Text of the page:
LEONARDO DA VINCI (1452-1519). A catalogue of the drawings . . . in the collection of His Majesty the King at Windsor Castle. 2 vols. New York: Macmillan and Cambridge, England: 1935.
Leonardo Da Vinci was one of the greatest artists and scientists of the Italian Renaissance. His contributions to science include significant accomplishments in mechanics, physics, hydraulics, astronomy,
anatomy, architecture, and civil engineering. He is considered to be the founder of physiological anatomy. After his death, his writings and drawings were forgotten for over two centuries and became
scattered among private collectors, libraries, and archives throughout Europe.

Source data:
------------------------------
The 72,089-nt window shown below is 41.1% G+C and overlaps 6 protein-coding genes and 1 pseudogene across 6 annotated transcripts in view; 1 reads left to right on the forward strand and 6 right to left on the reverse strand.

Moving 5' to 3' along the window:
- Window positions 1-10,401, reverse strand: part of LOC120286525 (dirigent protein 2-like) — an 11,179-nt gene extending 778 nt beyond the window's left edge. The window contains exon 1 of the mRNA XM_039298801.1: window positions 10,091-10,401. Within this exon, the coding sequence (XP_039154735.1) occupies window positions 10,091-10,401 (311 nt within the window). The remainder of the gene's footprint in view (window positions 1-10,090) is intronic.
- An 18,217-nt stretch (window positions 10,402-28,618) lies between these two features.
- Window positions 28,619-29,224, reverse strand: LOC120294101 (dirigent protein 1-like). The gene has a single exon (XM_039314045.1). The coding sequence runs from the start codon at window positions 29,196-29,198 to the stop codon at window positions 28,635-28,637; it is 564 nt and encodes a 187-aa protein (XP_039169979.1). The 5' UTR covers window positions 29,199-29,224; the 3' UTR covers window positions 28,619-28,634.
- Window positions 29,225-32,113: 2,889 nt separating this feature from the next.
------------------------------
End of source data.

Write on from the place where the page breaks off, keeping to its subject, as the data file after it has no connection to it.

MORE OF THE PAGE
The greater part of his extant writings and drawings on anatomy were found at the Royal Library of Windsor Castle in the early 1700s; however, no drawings from the collection were published until 1796. The first effort to make the collection available to the public in facsimile was not made until 1898 when the first volume of this set, containing a transcription of Leonardo’s text together with a French translation, was issued. The
second volume was published in 1901; unfortunately both volumes contained numerous mistakes due to misunderstandings, ignorance of the subject, and the difficulty of interpreting Leonardo’s
You may view this book in the John Martin Rare Book Room, Hardin Library for the Health Sciences.